After about 30 minutes of silence and prayer and maybe 30 minutes of some social media scrolling, I’ll drink some water and begin prepping for my office hours.
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Half of my work days are spent writing and editing, so it’s not like there’s a manager knocking on my door or back-to-back in-person meetings to be concerned with. On those days, I’m typically on my laptop, and if I’m not traveling, I’m seated at my home office desk (with a folded towel under my butt because, duh, who wants to sit their naked booty on a cold leather office chair?).
I keep the heat in my home on summer-in-Jamaica-hot during the winter, and again, since I travel a lot and prefer the digital nomad life to being at home, it’s refreshing to sit, naked, imagining that I am indeed at an oceanfront eatery in nothing but a bikini top and a sarong. (Jamaica, in particular, has nude options for me to enjoy in public (on private grounds), but I digress).
After sending out emails to freelancers I manage for one publisher, finalizing assignments for another, and trying to keep to my office hour boundaries for both, I have to force myself to take a break and either order in or cook.
I often choose the latter and end up looking like a tall female version of Ving Rhames in that infamous Baby Boy kitchen scene. Lunch with a side of T&A, anyone?
I've been obsessed with veggie subs lately, so that would mean frying up broccoli, zucchini, and olives, adding some provolone cheese, Italian seasonings, oil, vinegar, and mayo, and toasting an Italian sub roll.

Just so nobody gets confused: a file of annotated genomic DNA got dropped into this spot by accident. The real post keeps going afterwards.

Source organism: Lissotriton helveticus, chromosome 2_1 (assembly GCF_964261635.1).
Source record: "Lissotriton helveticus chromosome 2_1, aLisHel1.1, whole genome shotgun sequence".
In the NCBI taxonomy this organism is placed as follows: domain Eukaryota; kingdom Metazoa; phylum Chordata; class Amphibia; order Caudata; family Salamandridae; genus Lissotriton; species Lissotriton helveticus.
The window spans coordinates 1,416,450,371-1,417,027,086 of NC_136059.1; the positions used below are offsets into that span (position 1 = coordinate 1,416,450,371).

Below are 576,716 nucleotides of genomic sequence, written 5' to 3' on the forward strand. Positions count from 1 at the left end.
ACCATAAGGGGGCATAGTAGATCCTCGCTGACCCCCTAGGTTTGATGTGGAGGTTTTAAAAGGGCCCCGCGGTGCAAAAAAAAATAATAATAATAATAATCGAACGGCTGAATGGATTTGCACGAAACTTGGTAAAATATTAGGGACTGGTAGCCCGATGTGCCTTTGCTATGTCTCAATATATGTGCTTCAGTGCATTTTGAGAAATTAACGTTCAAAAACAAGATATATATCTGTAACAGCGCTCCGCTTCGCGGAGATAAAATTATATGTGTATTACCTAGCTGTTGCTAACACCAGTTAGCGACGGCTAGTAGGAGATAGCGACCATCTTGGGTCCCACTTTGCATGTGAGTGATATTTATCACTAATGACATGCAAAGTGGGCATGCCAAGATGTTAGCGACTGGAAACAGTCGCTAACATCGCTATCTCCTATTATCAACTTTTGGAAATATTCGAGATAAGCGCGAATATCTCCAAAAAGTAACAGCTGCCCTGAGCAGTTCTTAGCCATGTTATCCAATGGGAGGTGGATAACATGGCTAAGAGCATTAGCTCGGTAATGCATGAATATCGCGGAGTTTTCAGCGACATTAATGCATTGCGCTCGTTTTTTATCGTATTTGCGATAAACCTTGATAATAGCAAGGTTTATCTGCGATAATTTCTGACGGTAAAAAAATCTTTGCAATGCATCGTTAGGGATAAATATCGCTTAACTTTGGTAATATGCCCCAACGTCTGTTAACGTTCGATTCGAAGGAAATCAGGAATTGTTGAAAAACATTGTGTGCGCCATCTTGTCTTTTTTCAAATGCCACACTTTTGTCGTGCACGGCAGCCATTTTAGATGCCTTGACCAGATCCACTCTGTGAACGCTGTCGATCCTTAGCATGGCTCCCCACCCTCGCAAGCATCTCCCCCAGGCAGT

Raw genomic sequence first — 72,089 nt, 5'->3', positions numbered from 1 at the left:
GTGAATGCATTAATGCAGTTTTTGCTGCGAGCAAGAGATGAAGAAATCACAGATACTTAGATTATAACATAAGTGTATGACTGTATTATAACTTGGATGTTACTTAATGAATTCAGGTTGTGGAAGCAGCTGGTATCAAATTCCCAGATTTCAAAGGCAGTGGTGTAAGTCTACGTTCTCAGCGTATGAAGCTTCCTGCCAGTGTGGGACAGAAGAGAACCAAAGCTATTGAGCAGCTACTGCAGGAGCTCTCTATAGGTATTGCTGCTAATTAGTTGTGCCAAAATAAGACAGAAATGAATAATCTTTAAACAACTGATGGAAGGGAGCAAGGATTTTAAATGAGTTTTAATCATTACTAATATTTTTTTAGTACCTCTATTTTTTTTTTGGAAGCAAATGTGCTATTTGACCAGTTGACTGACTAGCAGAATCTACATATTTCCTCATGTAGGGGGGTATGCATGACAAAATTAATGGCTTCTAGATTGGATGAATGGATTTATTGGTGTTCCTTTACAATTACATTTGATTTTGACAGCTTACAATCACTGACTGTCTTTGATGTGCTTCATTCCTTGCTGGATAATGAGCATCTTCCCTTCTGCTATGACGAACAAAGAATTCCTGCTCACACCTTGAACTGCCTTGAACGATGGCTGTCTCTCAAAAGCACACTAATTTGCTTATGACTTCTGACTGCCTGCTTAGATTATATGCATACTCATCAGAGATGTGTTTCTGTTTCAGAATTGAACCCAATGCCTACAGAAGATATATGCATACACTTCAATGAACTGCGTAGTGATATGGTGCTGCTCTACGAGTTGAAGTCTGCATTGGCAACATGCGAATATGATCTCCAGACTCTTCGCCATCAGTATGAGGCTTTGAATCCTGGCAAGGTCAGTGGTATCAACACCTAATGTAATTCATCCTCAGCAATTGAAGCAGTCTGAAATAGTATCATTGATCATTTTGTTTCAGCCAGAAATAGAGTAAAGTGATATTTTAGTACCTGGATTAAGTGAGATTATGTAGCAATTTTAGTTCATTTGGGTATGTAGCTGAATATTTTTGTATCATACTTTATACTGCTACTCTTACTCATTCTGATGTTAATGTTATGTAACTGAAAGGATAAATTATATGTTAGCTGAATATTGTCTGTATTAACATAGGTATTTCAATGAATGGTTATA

Then, I go back to work on my laptop until my obnoxious iPhone alarm goes off to remind me of the time-blocking boundaries I promised to keep to ward off freelancer burnout. (It’s even worse than the burnout I’d experienced as a 9-to-5er due to the fact that, since my schedule is so flexible, I’ve often felt obligated to keep working and working until I’m annoyed, achy, and frazzled.)
I might even take a 15-minute break to have a naked stretch session, but nothing too strenuous because I don’t exactly enjoy the pain that comes with jumping up and down as my huge geriatric-millennial boobs slap my chin and chest.
If I have a package delivery, I usually wait at my peephole to ensure nobody's still lingering about, crack the door, swiftly sneak it open slightly, push out a foot, and shuffle the boxes close enough to my foyer before quickly sliding them in and shutting the door. I find it thrilling and would do this for a food delivery if not for the fear of bae having a fit at the mere thought of some strange man getting an accidental flash of nip with his tip.
There was that time, during the first year in my current place, that the maintenance man used his key to enter for a repair I'd forgotten I requested. Yes, it was a work day. And yes, I was partially naked.
I was on a call, topless, and thought somebody was breaking in. The New Yorker in me prompted the dropping of the phone, the gathering of both breasts in my arms, and the one quick move, by sheer adrenaline and instinct, that took that guy all the way out. I charged him like a linebacker, all the way out my front doorway, and boldly slammed the door, only to hear him yelling, minutes later, "Maintenance! It's maintenance! I'm so sorry! I'm so sorry!" I told my man about it, in fact, and he damn near cussed me out, angry about the fact that I had hardly any clothes on, naming every emergency in the world that could happen in a condo, and commanding me to get a security bar for my front door (which I did).